1997 Movie Review: METRO, 1997 (Eddie Murphy)


Movie Reviews

Directed by: Thomas Carter

Starring: Eddie Murphy, Michael Rapaport, Kim Miyori, James Carpenter, Art Evans, Donal Logue, Jeni Chua, Denis Arndt

Review by Russell Hill


Roper, a hostage negotiator catches a murderous bank robber after a blown heist. The bank robber escapes and immediately goes after the man who put him behind bars. The ending is played out with Roper and his partner McCall attempting to rescue Roper’s kidnapped girlfriend. A major element in the plot is the relationship between Roper and his girlfriend.


I am always thankful to the BBC for their late night films. Not only do they show movies which otherwise escape many people’s attention but the movies which they do show star some bone-fide legendary actors and actresses which shout out to you that you should be watching this movie; this can certainly be said about this movie in particular.

A respected yet unorthodox hostage negotiator, Inspector Scott Roper (Murphy) is at the top of his game. Resolving any tricky situation with whatever approach he believes is best, he might not act by the books but Roper gets the job done. To his dismay, a new hostage negotiator arrives in town and it is down to Roper to teach Kevin (Rapaport) how it’s done. Not only does Roper have this to deal with but also a former-bank robber who has been released and has a vendetta against Roper. Who will survive?

Although his career has gone downhill recently, it is only the “Shrek” movies which have saved his career and given it a new lease of life. Eddie Murphy was once the funniest man in Hollywood but has lost that edge thanks to many forgettable roles. This film is not one of them and shows one of his last great films that he has appeared in.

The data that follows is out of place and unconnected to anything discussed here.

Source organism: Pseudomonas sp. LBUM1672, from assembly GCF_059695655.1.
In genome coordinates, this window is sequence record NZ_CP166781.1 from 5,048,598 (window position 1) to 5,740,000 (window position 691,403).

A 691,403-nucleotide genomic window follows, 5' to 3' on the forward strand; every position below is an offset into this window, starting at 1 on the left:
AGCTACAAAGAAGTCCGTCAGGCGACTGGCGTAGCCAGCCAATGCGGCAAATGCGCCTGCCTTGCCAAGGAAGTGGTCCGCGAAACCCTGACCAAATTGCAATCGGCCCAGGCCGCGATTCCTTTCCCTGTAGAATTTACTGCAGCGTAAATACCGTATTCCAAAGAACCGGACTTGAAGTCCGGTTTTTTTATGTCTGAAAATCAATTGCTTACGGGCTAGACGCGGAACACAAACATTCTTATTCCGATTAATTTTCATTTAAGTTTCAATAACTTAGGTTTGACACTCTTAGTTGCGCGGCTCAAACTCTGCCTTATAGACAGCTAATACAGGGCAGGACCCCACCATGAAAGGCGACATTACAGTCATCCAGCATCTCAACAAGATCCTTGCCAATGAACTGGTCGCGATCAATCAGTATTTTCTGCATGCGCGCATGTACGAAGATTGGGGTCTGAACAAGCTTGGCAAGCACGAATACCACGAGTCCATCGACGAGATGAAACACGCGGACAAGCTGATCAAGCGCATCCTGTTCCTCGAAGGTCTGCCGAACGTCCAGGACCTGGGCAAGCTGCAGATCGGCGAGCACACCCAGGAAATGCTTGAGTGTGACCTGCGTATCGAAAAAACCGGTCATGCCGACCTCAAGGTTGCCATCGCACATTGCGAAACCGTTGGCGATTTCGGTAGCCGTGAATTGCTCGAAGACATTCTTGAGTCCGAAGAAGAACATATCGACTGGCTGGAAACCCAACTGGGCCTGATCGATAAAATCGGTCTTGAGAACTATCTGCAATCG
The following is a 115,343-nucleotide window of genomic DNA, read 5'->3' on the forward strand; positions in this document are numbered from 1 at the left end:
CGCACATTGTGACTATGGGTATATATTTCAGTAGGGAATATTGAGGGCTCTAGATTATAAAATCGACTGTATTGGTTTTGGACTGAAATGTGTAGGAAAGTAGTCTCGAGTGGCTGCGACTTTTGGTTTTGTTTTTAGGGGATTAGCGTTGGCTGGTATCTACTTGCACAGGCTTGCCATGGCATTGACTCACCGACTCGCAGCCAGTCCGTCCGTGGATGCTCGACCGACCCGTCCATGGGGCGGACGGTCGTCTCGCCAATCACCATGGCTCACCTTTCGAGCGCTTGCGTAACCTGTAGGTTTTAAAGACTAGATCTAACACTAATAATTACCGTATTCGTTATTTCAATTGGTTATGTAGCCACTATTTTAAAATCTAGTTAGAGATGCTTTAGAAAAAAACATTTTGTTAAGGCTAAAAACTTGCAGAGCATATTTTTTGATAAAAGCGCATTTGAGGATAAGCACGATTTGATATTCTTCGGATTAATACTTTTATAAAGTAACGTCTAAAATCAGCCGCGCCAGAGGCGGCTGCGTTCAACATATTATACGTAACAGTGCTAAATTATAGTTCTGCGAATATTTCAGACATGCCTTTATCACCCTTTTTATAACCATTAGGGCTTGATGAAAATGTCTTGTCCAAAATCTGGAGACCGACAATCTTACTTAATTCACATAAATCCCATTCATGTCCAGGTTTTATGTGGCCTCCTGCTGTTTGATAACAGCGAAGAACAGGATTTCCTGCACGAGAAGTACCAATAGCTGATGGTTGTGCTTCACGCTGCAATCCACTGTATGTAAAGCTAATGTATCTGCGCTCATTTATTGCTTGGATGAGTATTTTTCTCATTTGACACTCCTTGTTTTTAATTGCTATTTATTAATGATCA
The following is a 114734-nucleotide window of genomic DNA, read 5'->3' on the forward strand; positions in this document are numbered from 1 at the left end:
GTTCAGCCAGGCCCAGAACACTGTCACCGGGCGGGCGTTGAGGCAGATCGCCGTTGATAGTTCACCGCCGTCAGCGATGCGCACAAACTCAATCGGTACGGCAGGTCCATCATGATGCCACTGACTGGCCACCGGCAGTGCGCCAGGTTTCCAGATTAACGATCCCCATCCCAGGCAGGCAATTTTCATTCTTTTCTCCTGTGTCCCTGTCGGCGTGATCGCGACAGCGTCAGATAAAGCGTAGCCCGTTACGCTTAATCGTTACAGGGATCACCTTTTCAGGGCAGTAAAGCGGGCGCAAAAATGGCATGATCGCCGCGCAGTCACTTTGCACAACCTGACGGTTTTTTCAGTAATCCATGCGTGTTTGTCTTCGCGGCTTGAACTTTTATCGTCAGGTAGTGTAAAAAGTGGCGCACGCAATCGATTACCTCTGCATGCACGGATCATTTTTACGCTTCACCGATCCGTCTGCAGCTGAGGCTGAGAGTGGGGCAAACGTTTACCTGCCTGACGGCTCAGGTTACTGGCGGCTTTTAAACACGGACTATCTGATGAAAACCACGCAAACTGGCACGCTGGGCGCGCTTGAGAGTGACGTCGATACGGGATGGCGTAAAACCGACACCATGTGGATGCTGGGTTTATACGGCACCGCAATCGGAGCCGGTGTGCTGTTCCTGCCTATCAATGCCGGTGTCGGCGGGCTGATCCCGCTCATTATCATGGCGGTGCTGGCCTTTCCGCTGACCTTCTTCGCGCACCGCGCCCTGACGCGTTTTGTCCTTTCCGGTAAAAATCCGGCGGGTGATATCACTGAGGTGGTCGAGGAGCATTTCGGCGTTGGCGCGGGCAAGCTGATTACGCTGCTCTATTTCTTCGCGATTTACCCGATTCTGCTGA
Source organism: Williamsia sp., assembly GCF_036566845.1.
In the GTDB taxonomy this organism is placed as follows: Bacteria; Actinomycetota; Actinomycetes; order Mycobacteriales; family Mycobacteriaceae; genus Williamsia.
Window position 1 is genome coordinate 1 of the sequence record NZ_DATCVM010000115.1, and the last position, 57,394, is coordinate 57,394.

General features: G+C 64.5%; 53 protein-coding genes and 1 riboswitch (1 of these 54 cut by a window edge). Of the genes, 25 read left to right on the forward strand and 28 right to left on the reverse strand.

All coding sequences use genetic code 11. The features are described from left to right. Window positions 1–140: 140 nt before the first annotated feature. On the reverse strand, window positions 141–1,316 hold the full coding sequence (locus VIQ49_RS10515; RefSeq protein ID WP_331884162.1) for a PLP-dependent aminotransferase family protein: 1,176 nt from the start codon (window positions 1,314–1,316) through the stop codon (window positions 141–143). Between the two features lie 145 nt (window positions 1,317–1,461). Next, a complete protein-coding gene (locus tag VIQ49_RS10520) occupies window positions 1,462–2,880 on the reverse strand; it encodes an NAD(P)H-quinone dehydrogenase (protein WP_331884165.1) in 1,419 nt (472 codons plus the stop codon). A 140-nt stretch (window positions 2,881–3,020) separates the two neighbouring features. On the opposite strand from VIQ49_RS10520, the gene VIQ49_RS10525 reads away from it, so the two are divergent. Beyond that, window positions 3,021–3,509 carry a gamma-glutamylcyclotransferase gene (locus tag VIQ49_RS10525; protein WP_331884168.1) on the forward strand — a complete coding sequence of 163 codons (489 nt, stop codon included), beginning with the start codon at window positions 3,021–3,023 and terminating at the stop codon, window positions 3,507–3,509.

One actor whose career has not dwindled is Rapaport. Regular in work, in the other films and television shows I have seen him appear in he has excelled and after looking on his profile on http://www.imdb.com he has appeared in nearly ninety different projects in just over two decades. This man’s workrate is nothing short of remarkable; maybe Murphy should take a leaf out of his book and not keep his expectations so high?

The director at the helm is Thomas Carter. A respected director who has worked for over thirty years, he directs the high-pace action extraordinarily well. There are multiple scenes where cars come crashing over one and other along with Trams smashing into whatever comes to hand. For action sequences to be shot in this convincing way is remarkable and if there was ever another “Die Hard” film (with one rumoured to be released in 2012) then Carter should be considered to front this.

Not one of Murphy’s most well-known films, this should be corrected as the comedy which he displays is top-notch and with support by the likes of Rapaport and directed by Carter this is a must-see for anyone who prefers their ‘cop’ movies to be fast-paced and full to the brim with action scenes.

METRO, 1997

1997 Movie Review: COP LAND, 1997

Movie Reviews

Directed by: James Mangold

Cast: Sylvester Stallone, Harvey Keitel, Ray Liotta, Rober De Niro, Peter Berg, Janeane Garofalo, Robert Patrick, Michael Rapaport
Review by Jarred Thomas